June 13, 2019
Craig Stephen Hicks pleaded guilty Wednesday to killing three Muslim neighbors at a Chapel Hill apartment complex four years ago and received three life sentences. Prosecutors initially had sought the death penalty in the Feb....Read More
June 4, 2019
UNC Hospitals is under investigation by the state Division of Health Services Regulation following publication of a New York Times report of the newspaper’s probe of pediatric cardiology surgery at N.C. Children’s Hospital, part of the...Read More
Nine months after the death of Faith Hedgepeth, little information remains available to the public. Hedgepeth, a junior at UNC, was found dead in her off-campus apartment in Durham on Sept. 7. Police have been investigating the death as a homicide.
In January, DNA taken by FBI investigators indicated the Chapel Hill police had a suspect — a male who was familiar with Hedgepeth, was unaccounted for around the time of the killing and may have made comments about her to associates.
Police have made no arrests and have disclosed little additional information.
On May 14, Superior Court Judge Orlando F. Hudson Jr. ’75, who also earned his law degree from UNC in 1978, ordered the records sealed for an additional 60 days. The district attorney had told the court that a release could hurt the integrity of the investigation, which is being handled jointly by the Chapel Hill police and the district attorney’s office in Durham.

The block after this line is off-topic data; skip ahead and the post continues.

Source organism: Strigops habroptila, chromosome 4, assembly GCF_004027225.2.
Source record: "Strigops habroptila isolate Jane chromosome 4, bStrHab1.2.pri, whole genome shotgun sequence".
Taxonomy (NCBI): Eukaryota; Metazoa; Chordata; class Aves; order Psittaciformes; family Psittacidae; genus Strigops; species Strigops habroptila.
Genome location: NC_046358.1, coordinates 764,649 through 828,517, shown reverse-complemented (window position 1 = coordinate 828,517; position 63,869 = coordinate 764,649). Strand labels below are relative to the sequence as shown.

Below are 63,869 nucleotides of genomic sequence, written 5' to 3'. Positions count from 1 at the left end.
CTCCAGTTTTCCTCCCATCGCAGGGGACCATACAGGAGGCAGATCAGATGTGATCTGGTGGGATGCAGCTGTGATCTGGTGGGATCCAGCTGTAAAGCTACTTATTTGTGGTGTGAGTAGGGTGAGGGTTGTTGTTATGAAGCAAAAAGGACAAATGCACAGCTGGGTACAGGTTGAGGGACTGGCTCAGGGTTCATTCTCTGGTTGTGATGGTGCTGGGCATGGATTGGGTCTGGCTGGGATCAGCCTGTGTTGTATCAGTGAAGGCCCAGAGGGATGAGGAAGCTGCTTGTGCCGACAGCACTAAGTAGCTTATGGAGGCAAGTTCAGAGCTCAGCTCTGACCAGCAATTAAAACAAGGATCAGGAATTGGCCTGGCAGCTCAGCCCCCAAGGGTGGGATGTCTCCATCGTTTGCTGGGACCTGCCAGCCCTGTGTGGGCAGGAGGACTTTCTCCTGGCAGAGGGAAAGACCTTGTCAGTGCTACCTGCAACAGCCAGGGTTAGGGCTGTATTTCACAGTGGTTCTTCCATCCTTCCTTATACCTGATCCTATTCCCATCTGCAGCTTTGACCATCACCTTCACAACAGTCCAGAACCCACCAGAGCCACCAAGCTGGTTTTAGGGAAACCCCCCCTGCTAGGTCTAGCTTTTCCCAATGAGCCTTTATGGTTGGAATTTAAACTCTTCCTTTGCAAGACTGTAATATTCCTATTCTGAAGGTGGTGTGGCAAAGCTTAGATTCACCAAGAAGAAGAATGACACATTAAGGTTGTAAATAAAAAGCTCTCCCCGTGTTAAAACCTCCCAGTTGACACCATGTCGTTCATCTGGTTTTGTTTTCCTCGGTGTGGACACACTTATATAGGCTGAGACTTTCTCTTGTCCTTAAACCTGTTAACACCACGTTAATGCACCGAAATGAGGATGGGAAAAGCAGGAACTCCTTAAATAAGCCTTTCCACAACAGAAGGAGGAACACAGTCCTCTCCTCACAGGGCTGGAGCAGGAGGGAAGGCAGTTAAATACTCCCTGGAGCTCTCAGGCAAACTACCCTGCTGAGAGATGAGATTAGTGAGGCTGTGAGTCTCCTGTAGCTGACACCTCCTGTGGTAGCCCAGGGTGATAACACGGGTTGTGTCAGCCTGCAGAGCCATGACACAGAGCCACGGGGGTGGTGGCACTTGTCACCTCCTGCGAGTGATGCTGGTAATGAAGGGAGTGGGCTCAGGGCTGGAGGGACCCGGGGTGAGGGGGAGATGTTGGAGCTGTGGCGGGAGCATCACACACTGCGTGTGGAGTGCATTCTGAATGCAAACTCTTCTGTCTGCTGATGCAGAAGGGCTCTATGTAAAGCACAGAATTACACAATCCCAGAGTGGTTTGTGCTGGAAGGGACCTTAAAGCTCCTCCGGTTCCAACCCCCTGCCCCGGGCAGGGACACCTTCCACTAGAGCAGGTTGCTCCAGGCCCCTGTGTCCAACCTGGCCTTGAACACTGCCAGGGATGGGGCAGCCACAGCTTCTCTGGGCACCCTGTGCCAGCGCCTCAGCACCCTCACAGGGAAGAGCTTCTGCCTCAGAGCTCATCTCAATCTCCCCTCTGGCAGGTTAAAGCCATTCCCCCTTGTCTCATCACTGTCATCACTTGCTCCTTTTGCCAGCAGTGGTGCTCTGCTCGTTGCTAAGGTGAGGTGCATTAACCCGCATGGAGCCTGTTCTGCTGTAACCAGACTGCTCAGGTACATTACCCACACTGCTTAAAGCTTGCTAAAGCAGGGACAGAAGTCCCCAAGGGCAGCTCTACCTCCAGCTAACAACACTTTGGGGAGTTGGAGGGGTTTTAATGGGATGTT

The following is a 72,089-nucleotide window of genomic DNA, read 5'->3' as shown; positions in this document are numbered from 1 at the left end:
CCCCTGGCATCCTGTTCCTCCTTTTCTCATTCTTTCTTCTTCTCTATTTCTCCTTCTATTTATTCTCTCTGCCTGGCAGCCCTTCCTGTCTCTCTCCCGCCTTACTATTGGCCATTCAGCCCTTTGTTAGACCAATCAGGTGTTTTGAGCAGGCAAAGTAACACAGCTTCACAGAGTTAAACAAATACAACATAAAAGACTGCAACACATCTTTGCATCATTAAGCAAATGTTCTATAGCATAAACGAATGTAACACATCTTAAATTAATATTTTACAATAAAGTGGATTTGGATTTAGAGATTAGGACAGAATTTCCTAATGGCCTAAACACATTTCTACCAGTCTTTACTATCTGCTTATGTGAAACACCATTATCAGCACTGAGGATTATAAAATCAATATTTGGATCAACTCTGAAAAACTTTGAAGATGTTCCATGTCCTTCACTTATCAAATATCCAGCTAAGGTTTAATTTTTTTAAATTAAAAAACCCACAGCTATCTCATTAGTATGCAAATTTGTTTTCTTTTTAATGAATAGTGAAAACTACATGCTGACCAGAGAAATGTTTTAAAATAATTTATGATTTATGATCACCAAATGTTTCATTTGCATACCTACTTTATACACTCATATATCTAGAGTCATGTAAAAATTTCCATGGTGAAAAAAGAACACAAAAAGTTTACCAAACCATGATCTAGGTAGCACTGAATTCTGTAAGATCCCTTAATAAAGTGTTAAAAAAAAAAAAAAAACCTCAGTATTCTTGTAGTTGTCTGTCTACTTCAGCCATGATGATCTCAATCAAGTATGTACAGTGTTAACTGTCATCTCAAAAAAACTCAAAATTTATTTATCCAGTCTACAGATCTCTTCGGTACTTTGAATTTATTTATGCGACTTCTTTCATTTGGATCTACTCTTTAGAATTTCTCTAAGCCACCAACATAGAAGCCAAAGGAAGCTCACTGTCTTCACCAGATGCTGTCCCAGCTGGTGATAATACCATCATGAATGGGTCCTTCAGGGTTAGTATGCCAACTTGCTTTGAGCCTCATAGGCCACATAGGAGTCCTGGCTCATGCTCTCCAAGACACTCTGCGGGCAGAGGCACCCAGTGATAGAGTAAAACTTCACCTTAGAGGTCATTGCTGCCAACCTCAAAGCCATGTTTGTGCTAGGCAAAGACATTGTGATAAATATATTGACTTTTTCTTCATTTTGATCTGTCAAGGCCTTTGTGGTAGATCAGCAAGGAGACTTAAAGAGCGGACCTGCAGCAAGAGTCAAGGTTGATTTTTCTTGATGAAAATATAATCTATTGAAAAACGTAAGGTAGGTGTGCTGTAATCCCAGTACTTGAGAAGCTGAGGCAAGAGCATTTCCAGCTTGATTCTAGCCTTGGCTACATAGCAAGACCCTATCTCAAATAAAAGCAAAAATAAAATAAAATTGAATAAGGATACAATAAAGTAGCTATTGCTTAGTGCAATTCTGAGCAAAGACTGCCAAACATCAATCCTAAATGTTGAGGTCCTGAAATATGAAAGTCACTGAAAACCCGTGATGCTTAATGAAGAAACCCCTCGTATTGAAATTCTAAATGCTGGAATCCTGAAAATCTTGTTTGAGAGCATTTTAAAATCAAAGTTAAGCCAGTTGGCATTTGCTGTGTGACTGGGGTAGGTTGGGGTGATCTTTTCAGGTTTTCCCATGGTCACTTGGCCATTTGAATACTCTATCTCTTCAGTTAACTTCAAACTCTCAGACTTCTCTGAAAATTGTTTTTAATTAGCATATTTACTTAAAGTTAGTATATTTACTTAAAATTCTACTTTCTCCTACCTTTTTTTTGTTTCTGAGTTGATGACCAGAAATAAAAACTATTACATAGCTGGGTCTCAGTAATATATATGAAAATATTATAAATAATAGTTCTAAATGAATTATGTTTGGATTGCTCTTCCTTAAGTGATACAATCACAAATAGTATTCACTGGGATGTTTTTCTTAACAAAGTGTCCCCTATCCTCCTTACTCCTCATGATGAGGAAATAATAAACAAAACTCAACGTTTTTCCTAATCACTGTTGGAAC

“The court finds that there is a preponderance of evidence to believe that the release of the information contained in the court order and application would undermine the ongoing criminal investigation,” Hudson’s decision states.
The documents now will remain sealed until mid-July, at which point the district attorney could release them or argue to have them remain sealed.
Chapel Hill police spokesman Joshua Mecimore said the district attorney’s office would be handling updates to the public throughout the rest of the investigation.
“They’re being involved in the investigation process because they’re the ones that will eventually have to prosecute the suspects,” Mecimore said.
The records include all investigative documents, recordings and 911 calls in the case.
While the evidence gave police some leads, Mecimore said more analysis needs to be completed on DNA from the crime scene.
“We are still following up leads,” Mecimore said. “A common question we get is, ‘Is it a cold case?’ And it’s not.”
He added that while police do not believe Hedgepeth’s slaying was a random crime, they urge members of the public always to be cognizant of their safety.
“We’ve never said that there’s no threat — we have only said that we don’t believe that this is a random attack,” he said. “This situation probably highlights the need to be vigilant when it comes to your safety.”